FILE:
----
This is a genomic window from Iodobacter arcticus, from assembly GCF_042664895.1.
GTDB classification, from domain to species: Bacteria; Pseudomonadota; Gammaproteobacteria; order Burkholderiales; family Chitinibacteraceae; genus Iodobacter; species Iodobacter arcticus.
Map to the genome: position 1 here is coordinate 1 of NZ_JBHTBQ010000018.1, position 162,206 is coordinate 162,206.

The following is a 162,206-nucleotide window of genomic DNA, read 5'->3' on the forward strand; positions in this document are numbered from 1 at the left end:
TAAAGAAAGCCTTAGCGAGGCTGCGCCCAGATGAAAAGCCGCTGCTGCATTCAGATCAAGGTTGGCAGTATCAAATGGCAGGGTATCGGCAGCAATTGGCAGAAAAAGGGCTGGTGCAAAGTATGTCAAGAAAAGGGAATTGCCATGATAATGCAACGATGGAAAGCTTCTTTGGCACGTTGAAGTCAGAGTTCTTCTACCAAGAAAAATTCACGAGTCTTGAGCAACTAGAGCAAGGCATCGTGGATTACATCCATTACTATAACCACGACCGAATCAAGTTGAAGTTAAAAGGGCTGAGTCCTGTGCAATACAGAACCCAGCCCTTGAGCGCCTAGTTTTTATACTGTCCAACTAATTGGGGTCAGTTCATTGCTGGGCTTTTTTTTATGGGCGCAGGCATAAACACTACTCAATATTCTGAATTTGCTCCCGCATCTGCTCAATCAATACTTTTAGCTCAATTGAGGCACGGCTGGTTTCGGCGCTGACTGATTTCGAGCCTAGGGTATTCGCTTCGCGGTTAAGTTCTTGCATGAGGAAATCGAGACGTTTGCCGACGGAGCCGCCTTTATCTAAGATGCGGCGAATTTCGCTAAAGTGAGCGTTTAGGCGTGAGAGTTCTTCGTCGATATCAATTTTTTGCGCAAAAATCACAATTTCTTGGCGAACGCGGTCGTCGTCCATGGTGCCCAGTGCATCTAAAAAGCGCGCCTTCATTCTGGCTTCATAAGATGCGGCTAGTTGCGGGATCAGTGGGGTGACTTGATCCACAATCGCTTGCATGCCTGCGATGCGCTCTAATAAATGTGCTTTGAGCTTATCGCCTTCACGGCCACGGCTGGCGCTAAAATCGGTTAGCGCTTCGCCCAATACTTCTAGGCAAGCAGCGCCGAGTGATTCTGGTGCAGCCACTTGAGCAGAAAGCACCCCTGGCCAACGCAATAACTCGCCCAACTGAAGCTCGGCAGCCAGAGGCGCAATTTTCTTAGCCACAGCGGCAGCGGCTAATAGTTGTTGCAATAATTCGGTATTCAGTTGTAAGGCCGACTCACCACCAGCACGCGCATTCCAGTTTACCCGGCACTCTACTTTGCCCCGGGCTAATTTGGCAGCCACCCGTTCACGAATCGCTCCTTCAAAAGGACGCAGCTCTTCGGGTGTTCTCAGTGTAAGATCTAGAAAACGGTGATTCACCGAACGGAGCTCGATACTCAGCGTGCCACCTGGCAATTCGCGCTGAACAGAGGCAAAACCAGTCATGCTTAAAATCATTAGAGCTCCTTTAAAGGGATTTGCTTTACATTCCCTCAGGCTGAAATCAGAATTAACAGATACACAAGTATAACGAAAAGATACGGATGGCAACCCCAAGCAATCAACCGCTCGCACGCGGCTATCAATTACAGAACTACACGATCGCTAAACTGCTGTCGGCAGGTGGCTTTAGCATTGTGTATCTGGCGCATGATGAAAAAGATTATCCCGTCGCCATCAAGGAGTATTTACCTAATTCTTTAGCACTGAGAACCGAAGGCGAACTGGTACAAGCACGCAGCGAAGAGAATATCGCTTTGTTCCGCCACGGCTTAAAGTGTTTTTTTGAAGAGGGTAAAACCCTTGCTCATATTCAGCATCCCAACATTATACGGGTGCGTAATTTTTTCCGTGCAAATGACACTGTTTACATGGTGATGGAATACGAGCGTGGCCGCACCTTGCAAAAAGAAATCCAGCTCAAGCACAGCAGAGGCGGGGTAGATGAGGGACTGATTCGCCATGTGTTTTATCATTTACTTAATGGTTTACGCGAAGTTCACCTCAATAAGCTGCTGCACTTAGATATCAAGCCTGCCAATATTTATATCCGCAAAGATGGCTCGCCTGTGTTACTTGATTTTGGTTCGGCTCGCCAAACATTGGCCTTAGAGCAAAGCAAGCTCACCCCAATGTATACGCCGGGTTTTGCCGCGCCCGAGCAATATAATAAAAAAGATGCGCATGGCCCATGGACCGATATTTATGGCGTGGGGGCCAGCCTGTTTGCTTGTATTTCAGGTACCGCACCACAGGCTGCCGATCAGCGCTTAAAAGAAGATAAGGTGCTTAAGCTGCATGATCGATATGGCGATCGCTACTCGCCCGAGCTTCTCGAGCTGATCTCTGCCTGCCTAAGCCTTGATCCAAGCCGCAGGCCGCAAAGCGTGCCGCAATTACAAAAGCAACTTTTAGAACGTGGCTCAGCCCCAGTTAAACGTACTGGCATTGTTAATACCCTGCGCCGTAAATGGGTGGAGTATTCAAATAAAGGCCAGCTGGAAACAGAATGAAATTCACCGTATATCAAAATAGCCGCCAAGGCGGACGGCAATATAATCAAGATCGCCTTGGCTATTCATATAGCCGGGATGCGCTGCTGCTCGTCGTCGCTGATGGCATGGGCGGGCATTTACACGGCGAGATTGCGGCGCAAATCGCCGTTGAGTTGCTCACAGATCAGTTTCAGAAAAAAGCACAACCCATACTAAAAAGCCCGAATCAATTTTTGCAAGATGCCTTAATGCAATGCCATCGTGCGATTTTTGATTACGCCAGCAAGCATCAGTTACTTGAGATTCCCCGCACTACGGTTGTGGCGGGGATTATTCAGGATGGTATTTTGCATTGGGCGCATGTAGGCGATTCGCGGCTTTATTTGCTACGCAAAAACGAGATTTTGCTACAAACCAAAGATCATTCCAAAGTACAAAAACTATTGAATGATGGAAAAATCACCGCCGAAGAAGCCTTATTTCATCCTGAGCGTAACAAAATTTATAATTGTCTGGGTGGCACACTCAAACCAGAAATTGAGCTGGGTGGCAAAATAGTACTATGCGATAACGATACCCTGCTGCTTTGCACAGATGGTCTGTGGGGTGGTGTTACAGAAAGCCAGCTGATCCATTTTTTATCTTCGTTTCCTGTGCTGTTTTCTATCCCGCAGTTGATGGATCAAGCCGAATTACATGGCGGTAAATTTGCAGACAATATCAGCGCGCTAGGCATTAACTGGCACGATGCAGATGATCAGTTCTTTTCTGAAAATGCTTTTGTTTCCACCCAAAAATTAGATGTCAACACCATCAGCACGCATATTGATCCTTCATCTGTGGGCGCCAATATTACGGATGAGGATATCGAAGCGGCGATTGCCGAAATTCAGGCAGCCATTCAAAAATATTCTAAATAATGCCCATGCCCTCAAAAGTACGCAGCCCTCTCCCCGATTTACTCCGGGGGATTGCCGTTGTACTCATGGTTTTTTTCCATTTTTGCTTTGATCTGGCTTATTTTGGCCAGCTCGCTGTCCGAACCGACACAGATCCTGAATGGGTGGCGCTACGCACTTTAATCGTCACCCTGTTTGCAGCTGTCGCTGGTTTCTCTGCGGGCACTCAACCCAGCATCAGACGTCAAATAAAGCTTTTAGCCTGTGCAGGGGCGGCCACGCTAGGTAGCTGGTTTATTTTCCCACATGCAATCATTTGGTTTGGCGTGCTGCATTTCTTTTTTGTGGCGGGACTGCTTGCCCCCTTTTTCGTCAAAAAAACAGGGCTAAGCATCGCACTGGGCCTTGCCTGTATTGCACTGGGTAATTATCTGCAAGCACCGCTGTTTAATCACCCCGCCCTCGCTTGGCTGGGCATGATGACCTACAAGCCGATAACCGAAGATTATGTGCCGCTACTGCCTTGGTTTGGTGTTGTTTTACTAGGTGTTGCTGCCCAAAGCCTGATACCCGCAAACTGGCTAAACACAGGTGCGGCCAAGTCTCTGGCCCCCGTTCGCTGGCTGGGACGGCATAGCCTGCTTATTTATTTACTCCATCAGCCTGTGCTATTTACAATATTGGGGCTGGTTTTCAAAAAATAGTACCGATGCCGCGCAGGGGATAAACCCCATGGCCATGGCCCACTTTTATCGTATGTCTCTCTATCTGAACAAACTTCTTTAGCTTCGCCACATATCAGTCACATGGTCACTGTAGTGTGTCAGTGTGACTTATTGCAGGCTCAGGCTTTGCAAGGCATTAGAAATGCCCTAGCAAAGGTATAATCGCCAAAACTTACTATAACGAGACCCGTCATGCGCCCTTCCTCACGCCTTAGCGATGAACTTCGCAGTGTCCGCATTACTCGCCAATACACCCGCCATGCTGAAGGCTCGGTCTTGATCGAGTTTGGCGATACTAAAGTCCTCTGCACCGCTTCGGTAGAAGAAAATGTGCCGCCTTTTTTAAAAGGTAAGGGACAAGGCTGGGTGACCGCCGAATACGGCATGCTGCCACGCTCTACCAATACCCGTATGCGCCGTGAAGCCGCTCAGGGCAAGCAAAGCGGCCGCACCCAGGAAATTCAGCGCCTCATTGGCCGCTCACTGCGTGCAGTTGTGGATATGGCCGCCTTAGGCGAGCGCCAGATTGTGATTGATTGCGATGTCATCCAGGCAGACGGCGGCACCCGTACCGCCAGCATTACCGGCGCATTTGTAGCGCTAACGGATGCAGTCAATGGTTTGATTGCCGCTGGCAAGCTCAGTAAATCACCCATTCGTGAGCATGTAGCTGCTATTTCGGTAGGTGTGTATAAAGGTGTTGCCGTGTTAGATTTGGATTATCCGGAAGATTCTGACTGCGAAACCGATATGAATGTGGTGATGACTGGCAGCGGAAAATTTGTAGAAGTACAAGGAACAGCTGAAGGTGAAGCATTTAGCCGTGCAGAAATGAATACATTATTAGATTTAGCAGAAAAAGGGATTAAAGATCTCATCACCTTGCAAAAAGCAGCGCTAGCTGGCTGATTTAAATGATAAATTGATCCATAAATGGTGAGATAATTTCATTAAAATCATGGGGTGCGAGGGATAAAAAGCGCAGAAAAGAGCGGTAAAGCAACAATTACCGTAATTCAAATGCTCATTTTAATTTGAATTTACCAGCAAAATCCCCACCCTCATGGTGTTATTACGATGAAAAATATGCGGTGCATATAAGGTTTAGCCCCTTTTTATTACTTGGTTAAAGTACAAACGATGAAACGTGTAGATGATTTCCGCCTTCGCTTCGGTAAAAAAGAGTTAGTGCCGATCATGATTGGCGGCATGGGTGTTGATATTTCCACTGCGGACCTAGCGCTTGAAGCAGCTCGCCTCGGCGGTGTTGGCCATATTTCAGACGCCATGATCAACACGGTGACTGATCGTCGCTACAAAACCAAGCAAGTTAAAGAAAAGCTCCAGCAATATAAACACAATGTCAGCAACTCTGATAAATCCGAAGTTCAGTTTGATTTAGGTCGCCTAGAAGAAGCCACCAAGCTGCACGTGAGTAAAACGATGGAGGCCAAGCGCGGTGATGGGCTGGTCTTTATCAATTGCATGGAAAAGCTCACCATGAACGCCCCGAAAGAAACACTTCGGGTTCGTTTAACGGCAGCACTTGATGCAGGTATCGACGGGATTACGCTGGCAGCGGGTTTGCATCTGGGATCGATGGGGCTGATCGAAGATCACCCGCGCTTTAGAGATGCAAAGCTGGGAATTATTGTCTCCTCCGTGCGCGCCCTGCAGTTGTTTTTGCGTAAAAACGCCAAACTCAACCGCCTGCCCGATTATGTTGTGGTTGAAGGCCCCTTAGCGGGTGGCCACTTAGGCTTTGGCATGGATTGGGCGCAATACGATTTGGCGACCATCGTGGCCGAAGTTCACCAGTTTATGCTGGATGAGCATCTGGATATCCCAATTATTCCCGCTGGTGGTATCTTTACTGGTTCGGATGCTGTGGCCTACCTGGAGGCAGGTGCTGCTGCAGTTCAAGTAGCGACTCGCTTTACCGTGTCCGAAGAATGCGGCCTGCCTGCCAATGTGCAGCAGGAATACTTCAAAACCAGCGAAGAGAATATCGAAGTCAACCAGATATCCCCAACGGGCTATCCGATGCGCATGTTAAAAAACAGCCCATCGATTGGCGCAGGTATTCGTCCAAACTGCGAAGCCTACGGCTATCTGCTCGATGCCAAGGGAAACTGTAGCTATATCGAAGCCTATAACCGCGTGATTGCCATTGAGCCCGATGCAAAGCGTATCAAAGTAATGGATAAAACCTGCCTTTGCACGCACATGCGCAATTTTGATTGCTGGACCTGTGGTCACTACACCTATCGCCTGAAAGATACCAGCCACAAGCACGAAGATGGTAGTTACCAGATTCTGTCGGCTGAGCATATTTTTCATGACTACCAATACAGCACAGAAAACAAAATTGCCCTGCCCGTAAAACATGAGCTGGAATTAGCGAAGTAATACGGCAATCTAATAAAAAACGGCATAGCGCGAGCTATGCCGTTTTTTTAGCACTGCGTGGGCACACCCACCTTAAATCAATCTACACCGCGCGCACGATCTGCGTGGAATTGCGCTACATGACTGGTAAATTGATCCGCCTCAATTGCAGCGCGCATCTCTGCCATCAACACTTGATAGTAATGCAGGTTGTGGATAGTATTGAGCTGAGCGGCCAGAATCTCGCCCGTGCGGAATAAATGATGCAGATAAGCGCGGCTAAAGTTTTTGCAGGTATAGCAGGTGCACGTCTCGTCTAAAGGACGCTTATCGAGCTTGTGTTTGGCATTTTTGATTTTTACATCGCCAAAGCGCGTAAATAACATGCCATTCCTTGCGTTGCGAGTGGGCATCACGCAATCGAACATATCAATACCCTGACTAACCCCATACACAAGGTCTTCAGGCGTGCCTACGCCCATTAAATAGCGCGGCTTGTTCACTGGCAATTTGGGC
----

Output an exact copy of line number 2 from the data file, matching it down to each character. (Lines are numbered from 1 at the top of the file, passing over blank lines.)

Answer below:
GTDB classification, from domain to species: Bacteria; Pseudomonadota; Gammaproteobacteria; order Burkholderiales; family Chitinibacteraceae; genus Iodobacter; species Iodobacter arcticus.